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Social protection and disability in Zambia

THE government of Zambia is concerned about the growth in inequality among its citizens, and has attacked the problem with a new social protection programme.
Implemented over the last two years, the basic social security provided by this programme has proven to be an effective way of improving the lives of the poorest.
Inequality gives rise to social conflict, and is detrimental to economic growth. Zambia has had a social protection programme since the country’s independence.
This programme has trained social workers who are now deployed in every part of the country. The national budget, however, has not found funding for basic social protection.
The government has an obligation to ensure social protection to all citizens, especially those who are most vulnerable to poverty and are socially excluded.
It undertakes this obligation in collaboration with the development society.
The importance of social protection in Africa today has been heightened because of the toll of the HIV and AIDS pandemic; volatile food prices, weather-related calamities, war and conflict, the global financial crisis and the erosion of the extended family system which has been traditionally the main source of social security system.
Social protection is a collection of measures to reduce poverty and foster economic growth. These measures target individuals, households, and communities to better manage the income risks that leave people vulnerable, increase access to basic services such as health or education and provide income stability.
Social protection can be regarded as a kind of insurance policy against poverty and a tool for delivering social justice as well as a means of promoting inclusive development.
It is an expression of solidarity and cohesion between the haves and have-nots, between governments and citizens and even between nations.
It can be delivered to those who need it through a variety of mechanisms, including unemployment benefits, pensions, child support, housing assistance, national health insurance, job-creation schemes, retraining programmes, agricultural insurance and more.
The main argument for the inclusion of persons with disabilities in social protection is the clear interlink between poverty and disability, especially in developing countries where persons with disabilities are more likely to be poor, unemployed and have little or no access to education.
There are one billion persons with disabilities worldwide with an estimated 80 per cent living in developing countries.
Failing to include this numerous group into social protection schemes is not only problematic from a human rights point of view, but economically counterproductive for the development of societies as well.
There are fears among disability rights advocates that social protection might be considered as handouts that reinforce the common assumption of persons with disabilities as dependent, passive and unable to care for themselves.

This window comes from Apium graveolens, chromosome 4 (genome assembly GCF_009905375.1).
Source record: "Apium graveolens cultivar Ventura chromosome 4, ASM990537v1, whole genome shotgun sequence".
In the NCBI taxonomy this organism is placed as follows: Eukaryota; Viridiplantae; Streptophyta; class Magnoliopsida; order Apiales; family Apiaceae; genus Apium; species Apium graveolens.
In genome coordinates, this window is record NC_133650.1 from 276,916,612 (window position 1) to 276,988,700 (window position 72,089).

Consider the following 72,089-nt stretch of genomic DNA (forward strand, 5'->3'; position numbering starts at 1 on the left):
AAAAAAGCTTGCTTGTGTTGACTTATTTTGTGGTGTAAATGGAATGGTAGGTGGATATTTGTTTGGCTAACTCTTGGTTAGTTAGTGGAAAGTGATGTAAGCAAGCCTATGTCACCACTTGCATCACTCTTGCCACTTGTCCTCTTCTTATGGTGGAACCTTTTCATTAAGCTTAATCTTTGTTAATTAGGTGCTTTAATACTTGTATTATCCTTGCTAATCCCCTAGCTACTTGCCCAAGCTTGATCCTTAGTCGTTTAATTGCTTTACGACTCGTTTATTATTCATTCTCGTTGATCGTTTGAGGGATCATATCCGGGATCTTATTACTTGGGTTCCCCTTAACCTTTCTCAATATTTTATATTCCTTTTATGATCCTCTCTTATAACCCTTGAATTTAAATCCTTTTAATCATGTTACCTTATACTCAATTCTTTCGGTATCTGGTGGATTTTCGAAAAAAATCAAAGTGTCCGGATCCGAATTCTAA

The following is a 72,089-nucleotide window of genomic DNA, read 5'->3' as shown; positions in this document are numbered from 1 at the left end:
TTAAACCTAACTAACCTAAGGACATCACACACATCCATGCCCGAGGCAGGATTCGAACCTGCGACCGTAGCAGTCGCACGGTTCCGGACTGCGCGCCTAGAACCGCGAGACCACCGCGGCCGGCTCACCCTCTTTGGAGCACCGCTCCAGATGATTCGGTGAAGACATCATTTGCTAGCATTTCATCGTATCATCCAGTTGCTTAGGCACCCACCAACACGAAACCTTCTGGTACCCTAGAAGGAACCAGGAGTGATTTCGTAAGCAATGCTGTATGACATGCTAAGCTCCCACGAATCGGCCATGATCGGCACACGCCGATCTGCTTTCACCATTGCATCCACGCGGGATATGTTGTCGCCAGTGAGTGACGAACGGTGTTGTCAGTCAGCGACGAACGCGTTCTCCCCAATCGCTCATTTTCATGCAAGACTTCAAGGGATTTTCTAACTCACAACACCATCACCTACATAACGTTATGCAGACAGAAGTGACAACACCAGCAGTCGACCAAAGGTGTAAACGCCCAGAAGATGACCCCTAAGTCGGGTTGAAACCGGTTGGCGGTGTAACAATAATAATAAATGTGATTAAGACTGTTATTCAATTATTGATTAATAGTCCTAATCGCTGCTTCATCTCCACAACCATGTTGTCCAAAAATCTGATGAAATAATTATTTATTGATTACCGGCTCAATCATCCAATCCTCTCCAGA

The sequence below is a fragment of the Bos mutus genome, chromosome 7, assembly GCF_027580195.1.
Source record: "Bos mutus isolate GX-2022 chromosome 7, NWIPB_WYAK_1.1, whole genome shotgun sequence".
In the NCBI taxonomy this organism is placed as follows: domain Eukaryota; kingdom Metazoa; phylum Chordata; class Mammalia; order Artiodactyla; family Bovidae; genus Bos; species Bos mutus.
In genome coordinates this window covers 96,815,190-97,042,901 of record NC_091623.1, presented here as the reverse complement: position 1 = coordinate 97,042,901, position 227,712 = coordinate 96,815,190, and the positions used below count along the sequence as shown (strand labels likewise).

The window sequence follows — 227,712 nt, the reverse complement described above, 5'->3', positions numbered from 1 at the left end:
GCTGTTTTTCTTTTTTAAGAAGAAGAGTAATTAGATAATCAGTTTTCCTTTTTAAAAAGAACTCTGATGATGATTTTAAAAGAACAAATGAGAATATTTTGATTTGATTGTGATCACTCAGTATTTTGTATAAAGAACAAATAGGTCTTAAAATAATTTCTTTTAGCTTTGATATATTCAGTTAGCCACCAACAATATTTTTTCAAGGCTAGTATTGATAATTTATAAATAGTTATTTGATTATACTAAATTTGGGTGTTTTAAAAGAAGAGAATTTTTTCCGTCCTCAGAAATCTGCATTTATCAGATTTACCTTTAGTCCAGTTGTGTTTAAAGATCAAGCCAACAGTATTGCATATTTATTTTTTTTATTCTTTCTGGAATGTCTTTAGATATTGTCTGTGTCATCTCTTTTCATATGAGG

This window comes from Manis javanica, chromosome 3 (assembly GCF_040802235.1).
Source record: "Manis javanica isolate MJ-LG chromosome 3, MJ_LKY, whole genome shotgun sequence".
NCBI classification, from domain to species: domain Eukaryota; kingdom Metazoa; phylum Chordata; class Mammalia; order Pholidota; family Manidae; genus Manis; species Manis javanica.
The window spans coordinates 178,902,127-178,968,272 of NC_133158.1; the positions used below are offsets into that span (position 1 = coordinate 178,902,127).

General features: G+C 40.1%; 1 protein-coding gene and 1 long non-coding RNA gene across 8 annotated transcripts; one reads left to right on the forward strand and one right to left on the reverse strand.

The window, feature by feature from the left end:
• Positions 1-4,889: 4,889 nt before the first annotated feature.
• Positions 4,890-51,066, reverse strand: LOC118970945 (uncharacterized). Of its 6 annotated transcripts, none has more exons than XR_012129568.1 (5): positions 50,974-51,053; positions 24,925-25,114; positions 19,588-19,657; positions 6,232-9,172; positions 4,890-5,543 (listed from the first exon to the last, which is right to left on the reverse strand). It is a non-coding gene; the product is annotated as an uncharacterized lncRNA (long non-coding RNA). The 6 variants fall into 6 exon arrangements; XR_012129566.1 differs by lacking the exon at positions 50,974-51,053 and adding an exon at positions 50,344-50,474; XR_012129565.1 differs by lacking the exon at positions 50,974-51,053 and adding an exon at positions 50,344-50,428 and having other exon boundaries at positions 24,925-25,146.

But from a rights-based perspective, social protection measures are needed to achieve equalisation: social transfers can reduce vulnerability and enable greater participation in economic and social life.
By covering additional costs that incur as a result of a disability (for example assistive devices) social protection measures can help to overcome discriminatory barriers which persons with disabilities experience in society.
Social protection is not charity. It is a human-rights based tool to support people’s independence. Its main goal is empowerment and income stability.
It is both imperative that persons with disabilities are included in mainstream social protection schemes, and that targeted action is taken for disabled.
Social protection is not just about improving the capacity of people to cope with crises, but can indeed be a positive force in spurring poor people’s development and total national development.
Through the generation of increased productivity, the development of human capacity and building of voice and citizenship, it is one of the tools we must seek to embrace in order to bring marginalised groups into the mainstream of development.
Yet we should also recognise that despite the existence of various legal frameworks for protecting the rights of vulnerable persons, such as people with disabilities, the elderly, and ethnic minorities and other chronically poor, translating these noble intentions into actions still falls far too short of expectations. This is a political question for us all to focus on – not just a technical matter.
The linkage between poverty, vulnerability and economic and social rights is well documented.
Increasingly, poverty is being tied to the lack of access to equal opportunities, inequitable distribution of resources, and the marginalisation and disempowerment of certain groups – hence the need for social protection. Zambia cannot claim to be sensitive to human rights without it recognising and providing for the social protection for its most vulnerable groups.
The author is a disability rights advocate and a disabled person. E-mail: